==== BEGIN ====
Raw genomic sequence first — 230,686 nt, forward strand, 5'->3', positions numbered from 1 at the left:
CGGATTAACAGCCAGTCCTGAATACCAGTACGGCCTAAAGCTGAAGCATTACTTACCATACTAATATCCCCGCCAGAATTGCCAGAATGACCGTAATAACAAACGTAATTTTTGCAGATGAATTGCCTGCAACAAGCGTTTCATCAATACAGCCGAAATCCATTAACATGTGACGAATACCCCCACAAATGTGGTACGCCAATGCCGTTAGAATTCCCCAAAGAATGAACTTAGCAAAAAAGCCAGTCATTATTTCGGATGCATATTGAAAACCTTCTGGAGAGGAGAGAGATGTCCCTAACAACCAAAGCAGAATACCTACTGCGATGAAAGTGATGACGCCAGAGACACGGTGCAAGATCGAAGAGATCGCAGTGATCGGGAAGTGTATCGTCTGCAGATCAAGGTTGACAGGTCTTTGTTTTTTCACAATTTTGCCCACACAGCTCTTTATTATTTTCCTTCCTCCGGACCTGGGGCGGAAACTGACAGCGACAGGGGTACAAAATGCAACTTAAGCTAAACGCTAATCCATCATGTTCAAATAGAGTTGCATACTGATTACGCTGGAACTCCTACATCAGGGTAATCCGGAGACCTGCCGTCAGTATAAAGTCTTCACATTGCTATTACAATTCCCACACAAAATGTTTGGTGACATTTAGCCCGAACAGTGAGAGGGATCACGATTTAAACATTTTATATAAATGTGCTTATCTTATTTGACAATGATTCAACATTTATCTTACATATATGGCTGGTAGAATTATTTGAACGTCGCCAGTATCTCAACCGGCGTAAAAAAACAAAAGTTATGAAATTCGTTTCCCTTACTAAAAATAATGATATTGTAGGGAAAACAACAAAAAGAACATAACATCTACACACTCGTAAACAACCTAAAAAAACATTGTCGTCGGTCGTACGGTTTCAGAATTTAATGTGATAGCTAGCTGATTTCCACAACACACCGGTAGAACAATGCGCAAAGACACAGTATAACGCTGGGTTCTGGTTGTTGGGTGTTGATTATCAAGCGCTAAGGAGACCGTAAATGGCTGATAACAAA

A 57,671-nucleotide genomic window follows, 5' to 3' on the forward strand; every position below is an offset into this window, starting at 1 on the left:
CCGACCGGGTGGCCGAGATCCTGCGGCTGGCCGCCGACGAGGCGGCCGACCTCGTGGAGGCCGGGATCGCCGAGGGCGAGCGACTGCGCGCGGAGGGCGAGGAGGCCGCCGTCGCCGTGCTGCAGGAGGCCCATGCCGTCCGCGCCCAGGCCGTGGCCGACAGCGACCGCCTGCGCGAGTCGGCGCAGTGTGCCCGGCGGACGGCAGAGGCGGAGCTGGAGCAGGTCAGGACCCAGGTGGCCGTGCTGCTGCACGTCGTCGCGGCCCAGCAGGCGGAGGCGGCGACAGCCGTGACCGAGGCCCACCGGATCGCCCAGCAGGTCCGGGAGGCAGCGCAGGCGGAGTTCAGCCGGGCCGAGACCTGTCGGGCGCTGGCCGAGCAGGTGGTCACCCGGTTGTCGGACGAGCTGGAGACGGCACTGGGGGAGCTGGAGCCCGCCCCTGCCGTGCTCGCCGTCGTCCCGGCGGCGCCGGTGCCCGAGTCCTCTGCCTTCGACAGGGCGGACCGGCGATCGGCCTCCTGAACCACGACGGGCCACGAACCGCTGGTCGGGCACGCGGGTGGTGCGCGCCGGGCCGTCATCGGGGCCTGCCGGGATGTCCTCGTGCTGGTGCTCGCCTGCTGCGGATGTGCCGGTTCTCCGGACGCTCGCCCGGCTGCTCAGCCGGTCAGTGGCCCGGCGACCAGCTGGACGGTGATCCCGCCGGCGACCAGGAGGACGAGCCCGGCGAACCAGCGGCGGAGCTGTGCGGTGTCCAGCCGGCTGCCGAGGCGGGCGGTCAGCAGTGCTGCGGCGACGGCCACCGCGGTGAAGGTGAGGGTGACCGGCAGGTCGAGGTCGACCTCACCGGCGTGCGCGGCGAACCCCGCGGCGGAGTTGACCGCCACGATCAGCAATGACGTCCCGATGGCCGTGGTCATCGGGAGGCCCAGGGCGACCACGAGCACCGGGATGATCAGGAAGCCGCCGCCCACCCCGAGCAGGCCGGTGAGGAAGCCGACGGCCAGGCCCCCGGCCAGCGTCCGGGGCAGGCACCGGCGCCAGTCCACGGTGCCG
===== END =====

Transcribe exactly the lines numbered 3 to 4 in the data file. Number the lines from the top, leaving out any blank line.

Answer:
A 57,671-nucleotide genomic window follows, 5' to 3' on the forward strand; every position below is an offset into this window, starting at 1 on the left:
CCGACCGGGTGGCCGAGATCCTGCGGCTGGCCGCCGACGAGGCGGCCGACCTCGTGGAGGCCGGGATCGCCGAGGGCGAGCGACTGCGCGCGGAGGGCGAGGAGGCCGCCGTCGCCGTGCTGCAGGAGGCCCATGCCGTCCGCGCCCAGGCCGTGGCCGACAGCGACCGCCTGCGCGAGTCGGCGCAGTGTGCCCGGCGGACGGCAGAGGCGGAGCTGGAGCAGGTCAGGACCCAGGTGGCCGTGCTGCTGCACGTCGTCGCGGCCCAGCAGGCGGAGGCGGCGACAGCCGTGACCGAGGCCCACCGGATCGCCCAGCAGGTCCGGGAGGCAGCGCAGGCGGAGTTCAGCCGGGCCGAGACCTGTCGGGCGCTGGCCGAGCAGGTGGTCACCCGGTTGTCGGACGAGCTGGAGACGGCACTGGGGGAGCTGGAGCCCGCCCCTGCCGTGCTCGCCGTCGTCCCGGCGGCGCCGGTGCCCGAGTCCTCTGCCTTCGACAGGGCGGACCGGCGATCGGCCTCCTGAACCACGACGGGCCACGAACCGCTGGTCGGGCACGCGGGTGGTGCGCGCCGGGCCGTCATCGGGGCCTGCCGGGATGTCCTCGTGCTGGTGCTCGCCTGCTGCGGATGTGCCGGTTCTCCGGACGCTCGCCCGGCTGCTCAGCCGGTCAGTGGCCCGGCGACCAGCTGGACGGTGATCCCGCCGGCGACCAGGAGGACGAGCCCGGCGAACCAGCGGCGGAGCTGTGCGGTGTCCAGCCGGCTGCCGAGGCGGGCGGTCAGCAGTGCTGCGGCGACGGCCACCGCGGTGAAGGTGAGGGTGACCGGCAGGTCGAGGTCGACCTCACCGGCGTGCGCGGCGAACCCCGCGGCGGAGTTGACCGCCACGATCAGCAATGACGTCCCGATGGCCGTGGTCATCGGGAGGCCCAGGGCGACCACGAGCACCGGGATGATCAGGAAGCCGCCGCCCACCCCGAGCAGGCCGGTGAGGAAGCCGACGGCCAGGCCCCCGGCCAGCGTCCGGGGCAGGCACCGGCGCCAGTCCACGGTGCCG